Starting from April each year, a rush of crew members descend on the South of France and Italy in search of a new position onboard, many of whom now face extended unemployment as yachting activity slows to a halt in the Mediterranean, with many trips already cancelled in the Caribbean. As the effects of COVID-19 continue to take on a new shape each day, experts predict that a shortened summer cruising season, if at all, is likely what yachts have to look forward to. For an educated view on how this will affect yacht crew jobs, especially candidates currently looking for a new position, we checked in with Deborah Blazy, Crew Placement Director at Camper & Nicholsons in Antibes.Photo: Charl van Rooy / SuperYacht Times
Are yachts still hiring new crew at this time and how have travel restrictions affected this process?
The current pandemic has greatly affected the global economy at a speed that few could have predicted. It is a complicated time with much uncertainty for businesses and families around the world. This has certainly had an immediate knock-on effect on the yachting industry. At best, owners are wondering how to weather the next few weeks. At worst, they are cancelling their summer season completely and moving to a skeleton crew. Others are biding their time to see if there will be a rapid end in sight and whether perhaps the charter season can be saved.
The reality for crew is that many positions have been put on hold while yachts monitor the spread of the virus and subsequent travel restrictions. This is seen in most cases as a temporary measure, with captains assuring us that they will open those positions again once the situation is clearer. Of the yachts who are still hiring, most will only consider those based in close vicinity to the yacht and certainly in the same country, as it is so difficult to fly candidates in. In line with international health recommendations, we are advising that candidates undertake shore-based isolation for a 14-day period and wherever possible are tested prior to joining the yacht.Photo: Charl van Rooy / SuperYacht Times
Are yachts able to operate with a smaller crew if needed, and is this the case on any of your vessels?
Given the current reduced workload on many yachts, yes, it is possible to operate with a smaller crew. The safe manning must, however, always be adhered to. Further issues occur when rotational crew are due to switch over, with travel restrictions leading to difficulties in repatriation. We have also witnessed new hires being asked to join the yacht once the pandemic is over; their job security is assured however the start date is postponed, which in turn is very comforting news.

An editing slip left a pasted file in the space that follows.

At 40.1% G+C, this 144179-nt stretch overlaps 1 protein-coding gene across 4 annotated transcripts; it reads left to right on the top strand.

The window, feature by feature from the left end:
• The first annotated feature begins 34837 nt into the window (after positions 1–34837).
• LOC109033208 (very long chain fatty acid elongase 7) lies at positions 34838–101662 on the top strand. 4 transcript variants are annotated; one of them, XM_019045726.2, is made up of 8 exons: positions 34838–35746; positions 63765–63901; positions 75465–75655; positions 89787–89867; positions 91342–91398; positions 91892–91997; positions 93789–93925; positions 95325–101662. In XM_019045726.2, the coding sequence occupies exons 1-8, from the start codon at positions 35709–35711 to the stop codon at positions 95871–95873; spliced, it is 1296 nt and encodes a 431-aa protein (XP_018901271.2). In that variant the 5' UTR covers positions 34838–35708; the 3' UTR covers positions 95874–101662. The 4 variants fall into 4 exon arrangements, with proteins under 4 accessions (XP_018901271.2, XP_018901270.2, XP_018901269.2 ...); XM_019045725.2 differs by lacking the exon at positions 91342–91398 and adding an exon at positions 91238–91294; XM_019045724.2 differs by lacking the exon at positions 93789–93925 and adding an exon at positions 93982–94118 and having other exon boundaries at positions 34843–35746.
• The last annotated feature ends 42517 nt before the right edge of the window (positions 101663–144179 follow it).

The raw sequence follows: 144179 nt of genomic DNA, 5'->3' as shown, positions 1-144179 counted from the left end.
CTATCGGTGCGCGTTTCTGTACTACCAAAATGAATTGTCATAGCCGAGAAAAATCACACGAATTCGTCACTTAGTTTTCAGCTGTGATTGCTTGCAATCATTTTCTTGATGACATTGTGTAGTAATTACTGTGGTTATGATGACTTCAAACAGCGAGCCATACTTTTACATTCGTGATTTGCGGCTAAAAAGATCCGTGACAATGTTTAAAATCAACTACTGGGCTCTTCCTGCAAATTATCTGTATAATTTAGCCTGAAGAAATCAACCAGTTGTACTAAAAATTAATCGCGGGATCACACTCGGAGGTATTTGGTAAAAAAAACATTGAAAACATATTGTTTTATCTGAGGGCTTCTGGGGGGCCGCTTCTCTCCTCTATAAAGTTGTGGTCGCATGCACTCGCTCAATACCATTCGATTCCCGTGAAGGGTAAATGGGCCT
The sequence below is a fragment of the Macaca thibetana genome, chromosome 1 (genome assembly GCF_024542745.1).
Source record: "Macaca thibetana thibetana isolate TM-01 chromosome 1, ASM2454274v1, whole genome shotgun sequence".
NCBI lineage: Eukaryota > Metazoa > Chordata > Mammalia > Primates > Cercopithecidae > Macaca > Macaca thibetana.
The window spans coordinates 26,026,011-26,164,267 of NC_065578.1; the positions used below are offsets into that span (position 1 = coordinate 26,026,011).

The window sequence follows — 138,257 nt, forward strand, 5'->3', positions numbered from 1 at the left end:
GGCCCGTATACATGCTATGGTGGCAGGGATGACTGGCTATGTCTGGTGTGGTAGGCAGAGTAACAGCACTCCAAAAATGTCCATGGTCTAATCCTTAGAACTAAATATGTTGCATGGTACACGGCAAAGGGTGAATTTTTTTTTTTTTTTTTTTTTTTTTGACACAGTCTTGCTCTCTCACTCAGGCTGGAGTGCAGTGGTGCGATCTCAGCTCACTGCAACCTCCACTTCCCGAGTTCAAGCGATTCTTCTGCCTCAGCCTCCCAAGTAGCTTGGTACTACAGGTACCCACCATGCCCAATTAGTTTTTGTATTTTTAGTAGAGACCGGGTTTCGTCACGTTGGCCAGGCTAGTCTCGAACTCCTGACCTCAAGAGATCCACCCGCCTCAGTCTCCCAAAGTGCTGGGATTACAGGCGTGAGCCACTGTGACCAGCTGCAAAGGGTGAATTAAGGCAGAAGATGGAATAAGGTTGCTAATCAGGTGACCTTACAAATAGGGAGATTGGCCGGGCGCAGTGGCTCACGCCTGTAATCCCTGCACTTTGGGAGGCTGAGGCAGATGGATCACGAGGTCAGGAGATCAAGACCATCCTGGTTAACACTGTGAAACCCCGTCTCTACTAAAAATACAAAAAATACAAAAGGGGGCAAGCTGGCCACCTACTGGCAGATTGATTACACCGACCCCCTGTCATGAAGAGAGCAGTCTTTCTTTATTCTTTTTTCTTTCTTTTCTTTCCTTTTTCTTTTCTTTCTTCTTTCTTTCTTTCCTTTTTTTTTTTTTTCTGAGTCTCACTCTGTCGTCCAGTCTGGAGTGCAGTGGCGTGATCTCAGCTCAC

What advice do you have for aspiring crew who were planning to travel the Mediterranean from next month in the hope to land their first position, and is there a way you could still be actively searching for a position without being able to travel at the moment?
Until travel restrictions and isolation measures are lifted, we do not recommend anyone leaving their current location. We should all be closely following the WHO recommendations and staying at home in order to help beat the pandemic and to have normal activities resume as soon as possible.
There is, however, a lot crew can do remotely:
- Make sure you have completed your online registration with all the reputable agencies and make contact with them to advise of your search criteria. We are currently offering Skype interviews throughout this period as we are unable to meet candidates in person.
- This is the ideal time to review and improve your CV to ensure that you can present yourself in the best way possible as soon as the jobs start to come through again.
- There are many online yachting-related courses, so while you have more time on your hands, why not consider expanding your existing skills? Any additional knowledge may set you apart from the competition once the hiring kicks in again.Photo: Charl van Rooy / SuperYacht Times
Are yacht crew protected against unforeseen events such as this pandemic in terms of job security?
This is a situation that none of us has experienced before and as far as I know, there is nothing stated in existing SEAs that mention such events. All commercially registered vessels will be covered by the MLC regulations that provide standard severance in the event of loss of employment and of course repatriation when possible. At this time, our management team is dealing with each situation on a case-by-case basis.Photo: Charl van Rooy / SuperYacht Times
Do you foresee a void in crew positions which would have to be rapidly filled once travel restrictions are lifted and yachting activity picks up again? If so, how are you preparing for this?
This will all depend on the length of the pandemic and the lockdown period. We are all hoping for a rapid return to normal and if this is the case, we do not foresee a void but rather a late start, with the hub of the recruiting season being shifted towards June and beyond. The charter window will hopefully only suffer a delay with all cruising concentrated towards the middle and end of the summer.
What is certain is that those who love the sea and who love their yachts will be keen to get back on board as soon as this is over. In the meantime, we are in continual contact with our crew throughout the world and encouraging them to update us regularly so that when the jobs come rushing in, we are totally prepared with the right candidates already lined up.